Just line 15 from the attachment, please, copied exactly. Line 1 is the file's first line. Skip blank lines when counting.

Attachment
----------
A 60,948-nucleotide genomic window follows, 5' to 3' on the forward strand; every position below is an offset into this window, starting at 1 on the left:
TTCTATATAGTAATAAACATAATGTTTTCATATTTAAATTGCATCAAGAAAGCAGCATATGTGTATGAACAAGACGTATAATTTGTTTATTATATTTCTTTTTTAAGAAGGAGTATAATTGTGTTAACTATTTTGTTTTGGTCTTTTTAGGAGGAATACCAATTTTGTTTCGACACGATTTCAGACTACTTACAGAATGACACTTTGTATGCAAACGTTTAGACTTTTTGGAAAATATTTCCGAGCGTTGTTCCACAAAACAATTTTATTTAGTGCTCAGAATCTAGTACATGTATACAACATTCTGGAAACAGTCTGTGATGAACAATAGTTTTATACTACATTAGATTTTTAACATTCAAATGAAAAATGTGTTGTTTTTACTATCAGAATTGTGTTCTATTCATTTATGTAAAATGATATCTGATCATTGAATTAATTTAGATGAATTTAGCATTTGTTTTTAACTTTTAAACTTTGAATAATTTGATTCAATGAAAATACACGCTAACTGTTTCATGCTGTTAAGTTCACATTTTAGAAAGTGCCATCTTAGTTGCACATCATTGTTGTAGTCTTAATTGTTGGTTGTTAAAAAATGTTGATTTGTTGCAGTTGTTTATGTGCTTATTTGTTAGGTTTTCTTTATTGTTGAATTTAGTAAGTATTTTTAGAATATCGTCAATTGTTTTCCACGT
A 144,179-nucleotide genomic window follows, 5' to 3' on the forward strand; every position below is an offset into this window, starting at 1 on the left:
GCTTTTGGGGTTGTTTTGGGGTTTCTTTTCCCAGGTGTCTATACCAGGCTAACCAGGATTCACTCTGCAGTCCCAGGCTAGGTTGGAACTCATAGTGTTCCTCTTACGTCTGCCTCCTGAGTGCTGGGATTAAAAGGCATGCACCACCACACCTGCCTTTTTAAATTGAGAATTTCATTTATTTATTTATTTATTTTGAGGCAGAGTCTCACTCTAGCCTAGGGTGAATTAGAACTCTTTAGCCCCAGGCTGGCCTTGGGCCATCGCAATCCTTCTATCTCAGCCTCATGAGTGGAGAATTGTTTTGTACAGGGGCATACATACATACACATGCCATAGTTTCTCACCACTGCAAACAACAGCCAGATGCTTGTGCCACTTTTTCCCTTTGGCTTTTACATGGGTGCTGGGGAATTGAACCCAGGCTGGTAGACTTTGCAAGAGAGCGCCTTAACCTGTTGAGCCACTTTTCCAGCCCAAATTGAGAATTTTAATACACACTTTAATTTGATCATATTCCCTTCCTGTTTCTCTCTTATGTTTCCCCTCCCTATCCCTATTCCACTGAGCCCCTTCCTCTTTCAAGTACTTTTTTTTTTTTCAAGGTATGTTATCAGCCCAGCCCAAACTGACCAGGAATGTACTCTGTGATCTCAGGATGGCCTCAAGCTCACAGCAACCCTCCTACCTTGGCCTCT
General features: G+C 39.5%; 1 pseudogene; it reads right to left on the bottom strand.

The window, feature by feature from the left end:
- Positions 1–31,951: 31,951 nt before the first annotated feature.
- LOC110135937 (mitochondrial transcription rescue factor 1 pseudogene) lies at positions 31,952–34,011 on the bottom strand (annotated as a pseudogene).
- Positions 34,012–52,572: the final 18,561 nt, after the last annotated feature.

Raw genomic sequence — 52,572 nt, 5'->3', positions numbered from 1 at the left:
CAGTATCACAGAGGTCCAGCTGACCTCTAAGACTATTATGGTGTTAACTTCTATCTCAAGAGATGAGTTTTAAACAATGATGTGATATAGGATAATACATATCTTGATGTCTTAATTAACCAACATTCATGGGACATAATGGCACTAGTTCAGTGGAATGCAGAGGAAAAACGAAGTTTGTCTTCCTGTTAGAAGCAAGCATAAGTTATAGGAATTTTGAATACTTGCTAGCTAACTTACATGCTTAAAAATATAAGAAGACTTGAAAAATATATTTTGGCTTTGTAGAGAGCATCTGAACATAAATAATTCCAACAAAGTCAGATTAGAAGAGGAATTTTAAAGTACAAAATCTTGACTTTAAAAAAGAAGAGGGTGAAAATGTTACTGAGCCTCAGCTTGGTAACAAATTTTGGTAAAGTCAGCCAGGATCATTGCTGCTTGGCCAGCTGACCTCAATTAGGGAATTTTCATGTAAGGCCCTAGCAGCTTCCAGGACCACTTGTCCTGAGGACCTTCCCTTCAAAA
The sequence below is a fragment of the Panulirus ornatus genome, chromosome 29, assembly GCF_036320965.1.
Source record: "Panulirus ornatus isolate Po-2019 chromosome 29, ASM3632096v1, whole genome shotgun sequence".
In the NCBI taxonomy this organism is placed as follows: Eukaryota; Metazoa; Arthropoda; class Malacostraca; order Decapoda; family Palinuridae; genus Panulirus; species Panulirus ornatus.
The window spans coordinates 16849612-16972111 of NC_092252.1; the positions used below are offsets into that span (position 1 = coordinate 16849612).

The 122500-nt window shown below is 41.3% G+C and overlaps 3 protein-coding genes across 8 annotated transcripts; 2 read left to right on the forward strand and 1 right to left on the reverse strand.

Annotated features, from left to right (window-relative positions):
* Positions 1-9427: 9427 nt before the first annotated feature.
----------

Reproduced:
The window spans coordinates 16849612-16972111 of NC_092252.1; the positions used below are offsets into that span (position 1 = coordinate 16849612).